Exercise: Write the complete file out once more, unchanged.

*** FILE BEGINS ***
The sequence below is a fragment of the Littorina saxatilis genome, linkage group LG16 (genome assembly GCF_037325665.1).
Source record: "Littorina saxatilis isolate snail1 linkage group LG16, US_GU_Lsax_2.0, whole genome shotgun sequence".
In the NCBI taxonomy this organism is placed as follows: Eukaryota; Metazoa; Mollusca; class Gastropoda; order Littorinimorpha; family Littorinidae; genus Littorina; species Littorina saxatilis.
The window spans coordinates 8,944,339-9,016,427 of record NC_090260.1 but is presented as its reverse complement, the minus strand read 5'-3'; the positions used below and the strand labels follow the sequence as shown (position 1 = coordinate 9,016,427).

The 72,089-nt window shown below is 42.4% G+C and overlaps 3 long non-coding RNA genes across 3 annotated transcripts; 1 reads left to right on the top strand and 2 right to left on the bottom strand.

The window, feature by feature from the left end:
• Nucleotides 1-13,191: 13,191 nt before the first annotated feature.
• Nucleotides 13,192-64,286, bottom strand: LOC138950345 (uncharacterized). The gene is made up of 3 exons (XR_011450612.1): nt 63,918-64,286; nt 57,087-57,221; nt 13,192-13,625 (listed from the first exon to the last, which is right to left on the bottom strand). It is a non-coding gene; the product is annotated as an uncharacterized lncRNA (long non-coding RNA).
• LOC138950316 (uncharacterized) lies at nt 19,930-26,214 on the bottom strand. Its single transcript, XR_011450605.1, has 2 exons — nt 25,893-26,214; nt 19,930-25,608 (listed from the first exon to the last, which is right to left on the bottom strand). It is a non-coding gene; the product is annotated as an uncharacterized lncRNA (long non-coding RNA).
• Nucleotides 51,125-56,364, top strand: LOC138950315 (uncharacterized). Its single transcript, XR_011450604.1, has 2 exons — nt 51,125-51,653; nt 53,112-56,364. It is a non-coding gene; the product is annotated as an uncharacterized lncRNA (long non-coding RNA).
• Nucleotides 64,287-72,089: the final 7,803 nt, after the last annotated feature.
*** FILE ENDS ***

The sequence below is a fragment of the Littorina saxatilis genome, linkage group LG16 (genome assembly GCF_037325665.1).
Source record: "Littorina saxatilis isolate snail1 linkage group LG16, US_GU_Lsax_2.0, whole genome shotgun sequence".
In the NCBI taxonomy this organism is placed as follows: Eukaryota; Metazoa; Mollusca; class Gastropoda; order Littorinimorpha; family Littorinidae; genus Littorina; species Littorina saxatilis.
The window spans coordinates 8,944,339-9,016,427 of record NC_090260.1 but is presented as its reverse complement, the minus strand read 5'-3'; the positions used below and the strand labels follow the sequence as shown (position 1 = coordinate 9,016,427).

The 72,089-nt window shown below is 42.4% G+C and overlaps 3 long non-coding RNA genes across 3 annotated transcripts; 1 reads left to right on the top strand and 2 right to left on the bottom strand.

The window, feature by feature from the left end:
• Nucleotides 1-13,191: 13,191 nt before the first annotated feature.
• Nucleotides 13,192-64,286, bottom strand: LOC138950345 (uncharacterized). The gene is made up of 3 exons (XR_011450612.1): nt 63,918-64,286; nt 57,087-57,221; nt 13,192-13,625 (listed from the first exon to the last, which is right to left on the bottom strand). It is a non-coding gene; the product is annotated as an uncharacterized lncRNA (long non-coding RNA).
• LOC138950316 (uncharacterized) lies at nt 19,930-26,214 on the bottom strand. Its single transcript, XR_011450605.1, has 2 exons — nt 25,893-26,214; nt 19,930-25,608 (listed from the first exon to the last, which is right to left on the bottom strand). It is a non-coding gene; the product is annotated as an uncharacterized lncRNA (long non-coding RNA).
• Nucleotides 51,125-56,364, top strand: LOC138950315 (uncharacterized). Its single transcript, XR_011450604.1, has 2 exons — nt 51,125-51,653; nt 53,112-56,364. It is a non-coding gene; the product is annotated as an uncharacterized lncRNA (long non-coding RNA).
• Nucleotides 64,287-72,089: the final 7,803 nt, after the last annotated feature.